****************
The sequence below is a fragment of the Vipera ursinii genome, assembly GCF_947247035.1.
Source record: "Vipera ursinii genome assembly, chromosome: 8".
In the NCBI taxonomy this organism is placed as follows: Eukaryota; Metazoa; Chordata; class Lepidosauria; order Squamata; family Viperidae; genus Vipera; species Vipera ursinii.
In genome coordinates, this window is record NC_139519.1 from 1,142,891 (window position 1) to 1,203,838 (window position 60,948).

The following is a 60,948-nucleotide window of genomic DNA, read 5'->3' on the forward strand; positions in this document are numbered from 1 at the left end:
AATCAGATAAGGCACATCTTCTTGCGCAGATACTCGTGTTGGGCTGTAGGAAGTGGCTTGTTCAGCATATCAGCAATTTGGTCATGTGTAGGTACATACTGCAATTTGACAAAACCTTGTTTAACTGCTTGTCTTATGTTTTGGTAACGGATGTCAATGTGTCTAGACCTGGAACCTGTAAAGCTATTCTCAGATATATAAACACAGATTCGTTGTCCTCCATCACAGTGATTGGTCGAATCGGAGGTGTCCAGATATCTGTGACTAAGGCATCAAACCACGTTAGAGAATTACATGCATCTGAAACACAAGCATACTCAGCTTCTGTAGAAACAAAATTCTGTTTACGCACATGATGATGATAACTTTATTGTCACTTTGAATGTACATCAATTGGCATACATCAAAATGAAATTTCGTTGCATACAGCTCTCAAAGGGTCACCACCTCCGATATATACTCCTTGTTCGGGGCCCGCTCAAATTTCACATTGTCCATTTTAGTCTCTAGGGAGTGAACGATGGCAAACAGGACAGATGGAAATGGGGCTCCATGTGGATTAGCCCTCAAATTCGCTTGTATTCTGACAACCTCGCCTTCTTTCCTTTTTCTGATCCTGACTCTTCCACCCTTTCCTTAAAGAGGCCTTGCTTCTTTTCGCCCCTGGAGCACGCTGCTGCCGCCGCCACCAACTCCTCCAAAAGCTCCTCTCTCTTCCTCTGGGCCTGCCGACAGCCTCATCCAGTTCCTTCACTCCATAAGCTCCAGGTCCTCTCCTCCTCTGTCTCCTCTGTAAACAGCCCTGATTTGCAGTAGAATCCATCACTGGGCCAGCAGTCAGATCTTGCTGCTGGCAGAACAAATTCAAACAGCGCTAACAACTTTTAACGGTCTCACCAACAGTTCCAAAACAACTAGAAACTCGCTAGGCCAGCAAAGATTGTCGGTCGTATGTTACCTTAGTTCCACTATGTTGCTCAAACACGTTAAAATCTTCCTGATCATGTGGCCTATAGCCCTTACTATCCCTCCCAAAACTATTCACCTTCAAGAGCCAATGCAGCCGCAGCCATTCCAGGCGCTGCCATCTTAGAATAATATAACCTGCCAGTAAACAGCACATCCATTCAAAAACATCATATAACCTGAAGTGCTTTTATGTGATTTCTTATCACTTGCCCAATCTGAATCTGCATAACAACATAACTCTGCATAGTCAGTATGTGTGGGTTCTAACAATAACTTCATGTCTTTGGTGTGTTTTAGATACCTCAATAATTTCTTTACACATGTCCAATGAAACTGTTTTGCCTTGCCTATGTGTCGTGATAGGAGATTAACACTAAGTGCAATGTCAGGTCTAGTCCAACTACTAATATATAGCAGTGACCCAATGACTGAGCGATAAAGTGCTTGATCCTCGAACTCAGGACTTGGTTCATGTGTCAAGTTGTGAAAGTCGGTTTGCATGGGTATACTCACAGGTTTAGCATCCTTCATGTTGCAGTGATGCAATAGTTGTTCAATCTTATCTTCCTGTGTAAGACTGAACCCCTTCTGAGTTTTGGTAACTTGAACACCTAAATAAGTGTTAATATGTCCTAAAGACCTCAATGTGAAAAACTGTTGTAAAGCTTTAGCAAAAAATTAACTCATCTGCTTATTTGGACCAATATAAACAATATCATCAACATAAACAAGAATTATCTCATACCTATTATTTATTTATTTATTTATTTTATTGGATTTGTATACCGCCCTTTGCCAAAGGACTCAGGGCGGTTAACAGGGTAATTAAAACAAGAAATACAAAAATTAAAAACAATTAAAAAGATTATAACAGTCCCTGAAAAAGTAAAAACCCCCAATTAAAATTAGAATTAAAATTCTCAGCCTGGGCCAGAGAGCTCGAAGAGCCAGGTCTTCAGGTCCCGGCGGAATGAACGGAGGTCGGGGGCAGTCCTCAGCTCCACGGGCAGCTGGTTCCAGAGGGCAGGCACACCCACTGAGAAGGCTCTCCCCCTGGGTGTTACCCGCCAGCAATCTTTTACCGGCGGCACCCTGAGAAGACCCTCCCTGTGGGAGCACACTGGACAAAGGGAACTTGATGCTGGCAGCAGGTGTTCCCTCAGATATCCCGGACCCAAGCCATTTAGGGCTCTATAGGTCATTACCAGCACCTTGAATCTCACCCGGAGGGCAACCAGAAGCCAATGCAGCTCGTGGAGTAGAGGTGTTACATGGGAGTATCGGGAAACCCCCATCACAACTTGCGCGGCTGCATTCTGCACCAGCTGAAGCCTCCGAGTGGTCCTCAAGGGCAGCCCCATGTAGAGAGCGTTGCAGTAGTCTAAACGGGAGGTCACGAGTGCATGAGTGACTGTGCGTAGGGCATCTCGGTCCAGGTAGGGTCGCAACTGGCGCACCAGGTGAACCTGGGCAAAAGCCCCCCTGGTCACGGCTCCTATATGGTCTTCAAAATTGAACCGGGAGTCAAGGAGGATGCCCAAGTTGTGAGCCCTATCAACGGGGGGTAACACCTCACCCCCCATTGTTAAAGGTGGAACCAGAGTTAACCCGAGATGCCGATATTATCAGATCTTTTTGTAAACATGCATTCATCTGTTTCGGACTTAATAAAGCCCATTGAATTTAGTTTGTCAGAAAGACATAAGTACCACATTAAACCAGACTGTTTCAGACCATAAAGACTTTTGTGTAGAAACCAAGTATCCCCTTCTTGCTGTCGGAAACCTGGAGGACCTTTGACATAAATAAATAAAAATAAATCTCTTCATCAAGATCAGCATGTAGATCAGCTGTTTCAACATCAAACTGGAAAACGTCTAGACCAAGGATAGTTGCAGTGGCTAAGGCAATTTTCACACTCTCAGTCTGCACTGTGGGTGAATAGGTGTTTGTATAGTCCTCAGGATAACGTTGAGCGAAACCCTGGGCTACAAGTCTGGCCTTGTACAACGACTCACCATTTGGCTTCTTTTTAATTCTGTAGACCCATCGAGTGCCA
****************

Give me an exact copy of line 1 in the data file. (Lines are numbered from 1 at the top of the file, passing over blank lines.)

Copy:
The sequence below is a fragment of the Vipera ursinii genome, assembly GCF_947247035.1.